We were on the road at 8 am Sunday morning despite the cool temperatures and rain. We stopped for breakfast at the Flying J just before getting on I-10. As we moved west, the rain stopped and tiny bits of blue sky peaked out. We had no difficulty locating our campground and the cabin the kids were staying in. Once settled in we left to visit the Alamo and Riverwalk. We watched the movie in the long barracks and looked at the artifacts but did not get to see the inside of the Alamo itself because the line was so long. We were pretty sure we did not have enough time to make it through the line before closing. Besides being the weekend between Christmas and New Years, the Alamo Bowl will be played over New Years. The city is swamped with visitors.
The decision was made to do the boat ride the next day because it was quite chilly. So we ate at The Republic of Texas restaurant. We walked a bit up and down both sides of the river walk before heading back to the campground.
Monday we spent a good part of the day at the Mission of San Jose. We saw the video about the Indian tribes that are classified as Tejanos, Mexicans who found themselves living in Texas as governments changed. It is very well done. From there we toured the buildings and grounds on our own.
Ally with the mission church in the background.
Ted as we approached the buildings.
Pat, Kelly and Ally in front of the famous Rose Window.
Pale reminders of the colorful designs used on the church by the Mexicans.
The current altar which included four very old statues.
Pat and Kelly walking in front of the church.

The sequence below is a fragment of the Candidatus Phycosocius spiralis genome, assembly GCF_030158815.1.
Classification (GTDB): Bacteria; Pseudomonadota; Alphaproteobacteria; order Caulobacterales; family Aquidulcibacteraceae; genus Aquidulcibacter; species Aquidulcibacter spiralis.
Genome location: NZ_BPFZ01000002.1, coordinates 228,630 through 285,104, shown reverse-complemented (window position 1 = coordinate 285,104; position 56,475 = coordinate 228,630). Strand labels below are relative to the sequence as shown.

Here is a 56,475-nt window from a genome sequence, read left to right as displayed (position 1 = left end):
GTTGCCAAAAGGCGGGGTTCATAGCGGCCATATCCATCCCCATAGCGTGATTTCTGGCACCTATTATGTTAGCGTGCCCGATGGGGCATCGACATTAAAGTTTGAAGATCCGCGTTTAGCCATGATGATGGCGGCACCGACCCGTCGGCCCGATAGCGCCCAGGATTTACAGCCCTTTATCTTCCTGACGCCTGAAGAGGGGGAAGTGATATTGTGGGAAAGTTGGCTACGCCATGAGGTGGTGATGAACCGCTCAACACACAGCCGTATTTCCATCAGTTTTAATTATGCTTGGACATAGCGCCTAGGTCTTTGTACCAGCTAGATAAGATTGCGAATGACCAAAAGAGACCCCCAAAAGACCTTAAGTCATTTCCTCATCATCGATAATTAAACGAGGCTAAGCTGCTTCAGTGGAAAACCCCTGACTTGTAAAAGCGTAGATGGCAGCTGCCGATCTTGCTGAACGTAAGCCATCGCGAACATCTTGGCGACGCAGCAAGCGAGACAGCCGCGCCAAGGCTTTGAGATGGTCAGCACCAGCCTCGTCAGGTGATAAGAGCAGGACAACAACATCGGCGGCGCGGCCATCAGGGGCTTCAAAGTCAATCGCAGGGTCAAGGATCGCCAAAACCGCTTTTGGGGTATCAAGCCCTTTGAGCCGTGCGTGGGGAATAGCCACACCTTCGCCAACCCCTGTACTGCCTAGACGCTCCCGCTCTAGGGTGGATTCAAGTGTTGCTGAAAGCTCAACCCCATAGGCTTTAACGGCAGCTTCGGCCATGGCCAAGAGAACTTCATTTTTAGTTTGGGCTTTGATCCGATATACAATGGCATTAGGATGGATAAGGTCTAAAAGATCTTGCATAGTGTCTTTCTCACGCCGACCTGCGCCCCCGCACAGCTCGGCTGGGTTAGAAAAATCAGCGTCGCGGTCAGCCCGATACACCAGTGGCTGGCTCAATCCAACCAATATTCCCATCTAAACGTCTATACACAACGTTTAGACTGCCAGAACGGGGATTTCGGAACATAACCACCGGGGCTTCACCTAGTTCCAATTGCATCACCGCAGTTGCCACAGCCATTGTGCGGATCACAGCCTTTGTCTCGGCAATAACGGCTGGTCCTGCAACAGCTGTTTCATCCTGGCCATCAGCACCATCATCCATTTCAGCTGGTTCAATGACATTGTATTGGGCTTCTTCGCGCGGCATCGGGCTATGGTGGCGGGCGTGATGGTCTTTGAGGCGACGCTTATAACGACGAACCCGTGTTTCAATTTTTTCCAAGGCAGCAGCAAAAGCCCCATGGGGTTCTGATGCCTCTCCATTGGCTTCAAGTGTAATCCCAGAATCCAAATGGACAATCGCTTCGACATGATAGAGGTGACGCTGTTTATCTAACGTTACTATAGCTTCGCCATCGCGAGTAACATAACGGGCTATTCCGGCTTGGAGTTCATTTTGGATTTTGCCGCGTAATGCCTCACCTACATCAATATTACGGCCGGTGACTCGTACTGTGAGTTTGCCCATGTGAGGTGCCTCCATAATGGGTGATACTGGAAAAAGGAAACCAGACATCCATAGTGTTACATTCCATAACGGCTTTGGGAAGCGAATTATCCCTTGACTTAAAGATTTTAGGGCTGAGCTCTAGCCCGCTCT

Kelly and Ally in the garden.
We moved on to El Mercado where we did a bit of shopping and had a late lunch at La Margarite. It was so good and we left really full. The waiter needs to work on Sweet and Unsweet. No matter which tea we ordered, he brought the opposite!
You are the first to see the initial photos I have taken with my new camera. The learning curve continues!
We had breakfast in the RV before heading to Mission Concepion Tuesday morning. We were just in time for a tour and Danny did a great job. It is the first time I have heard of the blending of Christian beliefs and symbolism with Mexican beliefs and customs to teach the people who lived within the mission walls about God and Christianity.
This is the oldest stone church in the U.S. and has never been damaged so it never had to be rebuilt. Frescoes within the church have been painstakingly restored as best as they can be. It is the only one of the five San Antonio Missions with a double bell tower. One of the eight original bells remains and is still in use. Four of the five missions are still used as parish churches. Only the Alamo is not.
The main altar featuring the Assumption of Mary. The circle (God) above the triangle (Trinity) above the door in the previous picture is positioned so that at 6:30 pm on 8/15 (feast of the Assumption) the sun spotlights the painting.
The chapel with a partial frescoe restored. It was a red drape with a valance pulled back to show something that is mostly green. One can only surmise what it was in its entirety.
The kids left for Austin from there to get Cassie before continuing on to Dallas. We did some running and returned with just enough time to cut up some cheese and sausage and get dressed before Gus and Melissa arrived. We had a nice visit and dinner at Texas Roadhouse. If the weather had been better I would have fixed dinner but needing to cook and eat inside gets a bit crowded.
I was able to download the latest pictures with no problems or cursing! But there is lots more to learn.